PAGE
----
Erik Mackenzie’s fictional short story Stealing from Isis tells of ex-SAS Brit Richard’s adventure in wartorn Northern Iraq. He is hired to locate ancient Persian treasures that have been hidden underground for over a thousand years. His mission takes him deep into ISIS territory, using his drone ‘Hornet’ to recover the treasure and keep it safe. Richard, a self proclaimed ‘action junkie,’ is aided by French comrade Charles, and the Kurdish warriors Diyako and his daughter Jiyan. But the mission is not all it seems, and they are double-crossed.
The story gets off to an interesting start – the reader will feel drawn into the world of risk and duty that Richard has always found exhilarating. The premise of a search for ancient treasures is exciting, as if the mines of King Solomon himself might be about to be revealed. Mackenzie’s evocative description of the priceless loot encourages us to imagine that the adventure will really take off: ‘…golden statues arrayed along the walls…an altar made of gold.’ He also helps us get to know the characters with some believable dialogue between them and a good contrast between the different factions: ISIS fighters, led by the hateful convert Yahya al-Amriki; the determined Jiyan, who puts her life on the line for her people; Richard and Charles, with their ill-fated mission; and the treacherous Hasen, who hoodwinks everyone.
Mackenzie manages to include a lot of detail regarding weapons, which some readers may find interesting. He has also clearly done his research on Zoroastrian gods and Abyssinian statues – and the military knowledge in the story would be hard to refute. It may be that these details are lost in such a short story which does not have time to truly blossom. There are a few separate headings at the beginning, as we find ourselves in different locations – each of these is a good starting point for even more scene-setting. Everything just needed more expansion.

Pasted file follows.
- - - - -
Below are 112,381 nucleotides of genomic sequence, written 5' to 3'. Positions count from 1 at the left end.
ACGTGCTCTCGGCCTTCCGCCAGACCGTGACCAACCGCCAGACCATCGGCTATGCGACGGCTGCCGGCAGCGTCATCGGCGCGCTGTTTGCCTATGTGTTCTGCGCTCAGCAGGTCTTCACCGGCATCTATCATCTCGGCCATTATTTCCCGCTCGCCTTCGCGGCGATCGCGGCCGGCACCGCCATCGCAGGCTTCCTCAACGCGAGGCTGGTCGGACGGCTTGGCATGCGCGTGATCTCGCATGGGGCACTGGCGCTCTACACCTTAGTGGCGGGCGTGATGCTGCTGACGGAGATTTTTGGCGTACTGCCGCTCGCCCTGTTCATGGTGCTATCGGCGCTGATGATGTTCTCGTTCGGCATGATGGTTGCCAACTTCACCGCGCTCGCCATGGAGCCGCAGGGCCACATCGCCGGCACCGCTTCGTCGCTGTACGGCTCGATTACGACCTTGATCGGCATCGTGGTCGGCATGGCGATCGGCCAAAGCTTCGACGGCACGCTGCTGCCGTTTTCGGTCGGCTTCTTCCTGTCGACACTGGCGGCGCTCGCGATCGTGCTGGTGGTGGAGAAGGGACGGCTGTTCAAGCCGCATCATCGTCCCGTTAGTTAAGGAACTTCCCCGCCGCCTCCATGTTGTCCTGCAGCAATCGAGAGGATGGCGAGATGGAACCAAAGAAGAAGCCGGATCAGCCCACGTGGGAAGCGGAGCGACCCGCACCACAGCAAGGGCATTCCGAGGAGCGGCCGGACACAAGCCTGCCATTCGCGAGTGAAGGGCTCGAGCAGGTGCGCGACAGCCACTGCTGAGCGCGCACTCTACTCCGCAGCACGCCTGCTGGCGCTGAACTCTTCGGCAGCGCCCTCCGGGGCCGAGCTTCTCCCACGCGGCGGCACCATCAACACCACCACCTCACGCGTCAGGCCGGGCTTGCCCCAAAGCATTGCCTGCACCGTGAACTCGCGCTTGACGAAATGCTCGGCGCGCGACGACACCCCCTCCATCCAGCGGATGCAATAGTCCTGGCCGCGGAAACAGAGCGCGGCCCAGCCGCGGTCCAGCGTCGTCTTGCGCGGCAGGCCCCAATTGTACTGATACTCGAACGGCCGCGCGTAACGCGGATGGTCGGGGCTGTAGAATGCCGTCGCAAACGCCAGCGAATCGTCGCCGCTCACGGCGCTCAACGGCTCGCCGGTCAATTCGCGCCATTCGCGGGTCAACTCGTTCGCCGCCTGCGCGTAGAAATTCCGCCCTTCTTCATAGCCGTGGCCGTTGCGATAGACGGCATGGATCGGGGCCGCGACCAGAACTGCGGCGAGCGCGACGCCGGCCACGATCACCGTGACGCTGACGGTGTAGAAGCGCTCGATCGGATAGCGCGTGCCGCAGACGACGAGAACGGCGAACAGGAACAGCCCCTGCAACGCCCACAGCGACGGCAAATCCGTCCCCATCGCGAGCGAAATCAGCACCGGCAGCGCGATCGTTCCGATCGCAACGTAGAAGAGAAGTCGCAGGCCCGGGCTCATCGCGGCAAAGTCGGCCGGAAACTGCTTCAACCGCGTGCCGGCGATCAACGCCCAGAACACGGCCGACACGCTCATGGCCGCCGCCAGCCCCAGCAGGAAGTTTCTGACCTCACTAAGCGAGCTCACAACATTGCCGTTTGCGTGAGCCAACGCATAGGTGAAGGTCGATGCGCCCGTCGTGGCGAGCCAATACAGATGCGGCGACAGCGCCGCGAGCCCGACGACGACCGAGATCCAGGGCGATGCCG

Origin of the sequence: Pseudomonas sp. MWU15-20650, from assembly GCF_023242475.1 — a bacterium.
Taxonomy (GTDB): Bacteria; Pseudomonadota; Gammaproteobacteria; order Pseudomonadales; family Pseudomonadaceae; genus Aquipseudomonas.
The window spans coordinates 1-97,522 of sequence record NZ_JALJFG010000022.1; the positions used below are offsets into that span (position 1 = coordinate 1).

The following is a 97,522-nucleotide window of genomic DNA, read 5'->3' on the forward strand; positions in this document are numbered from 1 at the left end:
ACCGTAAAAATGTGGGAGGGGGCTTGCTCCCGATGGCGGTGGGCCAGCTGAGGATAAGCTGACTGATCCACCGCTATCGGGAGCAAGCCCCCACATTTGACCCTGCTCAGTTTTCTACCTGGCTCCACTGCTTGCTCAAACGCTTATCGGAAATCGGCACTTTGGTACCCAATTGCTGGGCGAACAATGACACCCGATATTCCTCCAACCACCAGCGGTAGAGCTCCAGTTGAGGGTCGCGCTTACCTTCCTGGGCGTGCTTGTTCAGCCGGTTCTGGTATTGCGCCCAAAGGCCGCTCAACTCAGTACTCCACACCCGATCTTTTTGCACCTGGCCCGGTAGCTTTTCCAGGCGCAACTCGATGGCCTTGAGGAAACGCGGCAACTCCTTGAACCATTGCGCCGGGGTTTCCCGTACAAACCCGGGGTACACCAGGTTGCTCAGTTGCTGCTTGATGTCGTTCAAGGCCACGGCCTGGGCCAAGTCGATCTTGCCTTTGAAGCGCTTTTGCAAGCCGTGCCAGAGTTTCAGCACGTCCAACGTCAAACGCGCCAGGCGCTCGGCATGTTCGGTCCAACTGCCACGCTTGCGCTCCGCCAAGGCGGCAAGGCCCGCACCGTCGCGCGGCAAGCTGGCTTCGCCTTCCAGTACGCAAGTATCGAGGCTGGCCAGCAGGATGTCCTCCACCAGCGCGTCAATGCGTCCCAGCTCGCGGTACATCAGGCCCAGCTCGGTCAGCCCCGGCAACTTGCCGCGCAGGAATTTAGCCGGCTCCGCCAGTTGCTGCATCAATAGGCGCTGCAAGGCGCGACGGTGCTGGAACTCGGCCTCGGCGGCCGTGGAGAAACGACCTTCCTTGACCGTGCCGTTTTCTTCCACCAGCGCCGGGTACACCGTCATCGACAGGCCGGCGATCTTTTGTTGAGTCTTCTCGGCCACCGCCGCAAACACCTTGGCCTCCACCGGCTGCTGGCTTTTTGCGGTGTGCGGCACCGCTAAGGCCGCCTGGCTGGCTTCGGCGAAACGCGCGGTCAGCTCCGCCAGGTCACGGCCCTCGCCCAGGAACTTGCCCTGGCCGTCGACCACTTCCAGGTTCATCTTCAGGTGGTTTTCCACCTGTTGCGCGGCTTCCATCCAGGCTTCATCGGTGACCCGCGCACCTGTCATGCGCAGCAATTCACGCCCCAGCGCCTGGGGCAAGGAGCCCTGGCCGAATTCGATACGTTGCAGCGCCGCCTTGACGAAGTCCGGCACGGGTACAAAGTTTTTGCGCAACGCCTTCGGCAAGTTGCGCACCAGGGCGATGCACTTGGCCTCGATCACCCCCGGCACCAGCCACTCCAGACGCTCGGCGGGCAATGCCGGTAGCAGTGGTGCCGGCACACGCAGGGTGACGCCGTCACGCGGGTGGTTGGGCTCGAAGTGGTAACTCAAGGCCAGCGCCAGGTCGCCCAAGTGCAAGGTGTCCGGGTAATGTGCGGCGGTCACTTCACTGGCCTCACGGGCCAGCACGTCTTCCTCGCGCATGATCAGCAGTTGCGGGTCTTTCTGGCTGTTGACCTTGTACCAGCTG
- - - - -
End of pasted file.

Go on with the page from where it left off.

Perhaps the story could have been used as a basis for a full-length novel, so that the details could be used more effectively, and the story itself developed further. It feels a little unclear as to whether this story is an unfinished idea, a commentary on the current situation in the Middle East, or the bare bones of an Indiana Jones-style yarn about lost treasure. The characters and the engaging written style deserve more, and it is a shame that the ending is rushed into an unsatisfactory conclusion. The story is involving, but is cut off at what does not even feel like the halfway point and feels as though it needs more direction.
It is very easy when reading this story to put yourself at the center of the action, so the author certainly succeeds in keeping us on our toes as readers – perhaps that is all he intended to do. An insightful slice of fiction about a desperate situation.
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